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Lecture 5

Lecture Five: Short Term Memory Length: 11 pages, 4019 words. Topic: Short term memory. Discussed sensory memory, short term memory and working memory as well as all relevant experiments that prove these subsystems exist. Keywords: transient/temporar

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Department
Psychology
Course
PSY270H1
Professor
Gillian Rowe
Semester
Winter

Description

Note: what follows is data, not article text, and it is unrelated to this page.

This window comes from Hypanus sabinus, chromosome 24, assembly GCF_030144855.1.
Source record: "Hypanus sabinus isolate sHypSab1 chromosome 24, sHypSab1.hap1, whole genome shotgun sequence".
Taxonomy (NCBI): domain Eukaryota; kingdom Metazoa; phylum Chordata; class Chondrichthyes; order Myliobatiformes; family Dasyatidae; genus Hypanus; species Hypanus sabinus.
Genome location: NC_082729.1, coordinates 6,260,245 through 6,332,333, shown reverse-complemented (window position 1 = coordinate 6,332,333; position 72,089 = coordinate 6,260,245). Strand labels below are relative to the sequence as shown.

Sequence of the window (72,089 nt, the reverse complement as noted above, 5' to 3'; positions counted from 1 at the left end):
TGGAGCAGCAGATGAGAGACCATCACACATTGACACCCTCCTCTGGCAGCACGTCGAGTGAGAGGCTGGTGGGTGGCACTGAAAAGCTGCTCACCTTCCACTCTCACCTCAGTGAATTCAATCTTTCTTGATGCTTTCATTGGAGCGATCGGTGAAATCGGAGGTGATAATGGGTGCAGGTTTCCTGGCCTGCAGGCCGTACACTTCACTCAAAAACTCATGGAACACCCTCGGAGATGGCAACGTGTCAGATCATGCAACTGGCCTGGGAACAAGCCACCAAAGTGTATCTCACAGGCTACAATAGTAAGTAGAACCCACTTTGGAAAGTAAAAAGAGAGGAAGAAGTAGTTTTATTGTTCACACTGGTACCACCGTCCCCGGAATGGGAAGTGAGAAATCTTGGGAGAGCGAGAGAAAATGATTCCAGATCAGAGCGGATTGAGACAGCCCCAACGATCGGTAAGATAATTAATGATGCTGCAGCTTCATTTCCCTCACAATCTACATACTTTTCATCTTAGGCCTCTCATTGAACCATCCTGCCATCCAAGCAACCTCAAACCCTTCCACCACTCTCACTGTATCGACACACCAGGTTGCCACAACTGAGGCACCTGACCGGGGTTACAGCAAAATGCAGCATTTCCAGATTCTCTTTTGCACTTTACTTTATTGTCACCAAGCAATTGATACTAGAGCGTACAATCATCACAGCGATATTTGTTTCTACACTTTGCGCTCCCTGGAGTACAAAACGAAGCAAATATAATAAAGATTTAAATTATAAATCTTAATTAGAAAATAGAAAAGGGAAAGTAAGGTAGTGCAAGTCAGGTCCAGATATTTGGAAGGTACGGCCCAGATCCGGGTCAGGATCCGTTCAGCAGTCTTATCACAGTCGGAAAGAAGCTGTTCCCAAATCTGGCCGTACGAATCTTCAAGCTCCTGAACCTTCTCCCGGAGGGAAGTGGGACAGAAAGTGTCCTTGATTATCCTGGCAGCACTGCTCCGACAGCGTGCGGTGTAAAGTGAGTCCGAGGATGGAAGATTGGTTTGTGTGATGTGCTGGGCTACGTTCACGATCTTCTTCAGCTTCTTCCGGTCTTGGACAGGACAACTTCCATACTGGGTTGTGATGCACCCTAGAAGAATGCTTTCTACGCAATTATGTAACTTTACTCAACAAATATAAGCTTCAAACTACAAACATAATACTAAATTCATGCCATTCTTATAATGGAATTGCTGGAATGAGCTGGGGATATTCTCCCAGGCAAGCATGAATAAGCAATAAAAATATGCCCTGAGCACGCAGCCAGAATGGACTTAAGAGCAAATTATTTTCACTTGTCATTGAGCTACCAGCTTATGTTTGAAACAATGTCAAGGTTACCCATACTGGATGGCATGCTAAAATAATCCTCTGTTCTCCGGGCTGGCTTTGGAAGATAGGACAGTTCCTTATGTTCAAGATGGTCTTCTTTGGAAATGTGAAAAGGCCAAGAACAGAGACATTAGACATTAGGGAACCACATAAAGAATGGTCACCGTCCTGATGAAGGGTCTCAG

Memory is the process of retaining retrieving and using information about stimuli events ideas and skills after the information is no longer present It is an integrated system that works together although some parts are more important or specialized for certain types It acquires stores and retrieves information If any of these three steps do not work properly the entire memory system may not function It has often been compared to a computer but memory actually has a limited capacity space time and resourcesThere are certain types of memory Transienttemporarysensory memory shorttermworking memoryImplicitexplicitdeclarative explicit nondeclarative implicit Episodicevent memory The Question of Capacity How much information can we hold at any one time for each system How long can people can hold onto it and how much do they forgetHow quickly or often does the information get lost How do you get your memory back What is the purpose of memory It is a sort of time traveling machine Memory is also important for many reasons that we take for granted such as recognizing objects people places faces and the like Take for example people that lose their memory there are individuals who have damaged temporal lobe which is important for forming new memories and cant remember anything past 1 or 2 minutes Memory is crucial for everything that we do like remembering an unfamiliar number temporarily short term memoryHold driving directions in mind while driving working memory holding something in mine while doing something else something What you ate for dinner yesterday a week ago a year ago episodic memorythat happened to you remembering yourself doing something an actual event Do you remember how you learned the 911 terrorist attacksFlashbulb memoryFor simple facts are bananas edibleSemantic memory Tying shoe laces or riding a bicycle you dont actually think about doing these things Holds information about things we have learned how to do proceduralimplicit memoryautomatically and no longer have to think about The Modal Model of Memory This is an outdated model but it has many of the basic principles of memoryThe stages of memory in this model are called the structural features of the model and there are three 1 Sensory Memoryinitial stage which holds all incoming information for a short span of time usually a second or less 2 Shortterm memory STM If you pay attention and do something to the information in sensory memory it goes into shortterm memory It holds 57 items for 1530 seconds3 Longterm memory LTM If you repeat information in STM or think about it etc it goes into the LTM Holds a large amount of information for years or decadesWhenever we do anything we bring information in from LTM into STM but the two still have mechanisms that make the two distinct and often the STM is simply considered a stepping stone to LTM Consider the experiment we did with word recall in class and the recency and primacy effectThis model of memory also includes a control processes This is and active processes that can be controlled by the thinker it is task dependant and varies individual to individual This can include rehearsal attention focus chunking etcIt is crucial to remember that the components of memory do not act separatelyThe Sensory Memory Retains sensory stimulation for a brief period of time It is a temporary store and it even disputed at being a memory system in the first place It holds incoming information from the environment and stores raw and unanalyzed information it is modality specific Consider the sparklers trail which happens because of the retention of the perception of light called persistence of visionWhen watching movies the same thing happens You see frames projected onto the screen one by one in fast intervals and due to persistence of vision you see continuous action not still frames Sperlings Experiment This researcher challenged the concept of a limited perceptual span Sperling flashed an array of letters on the screen for 50 milliseconds and asked the participants to report as many of the letters as possible He used the whole report method because participants were asked to report as many letters are possible The average amount reported was 45 out of 12 letters However participants often told Sperling that they could see all the letters but just couldnt remember them
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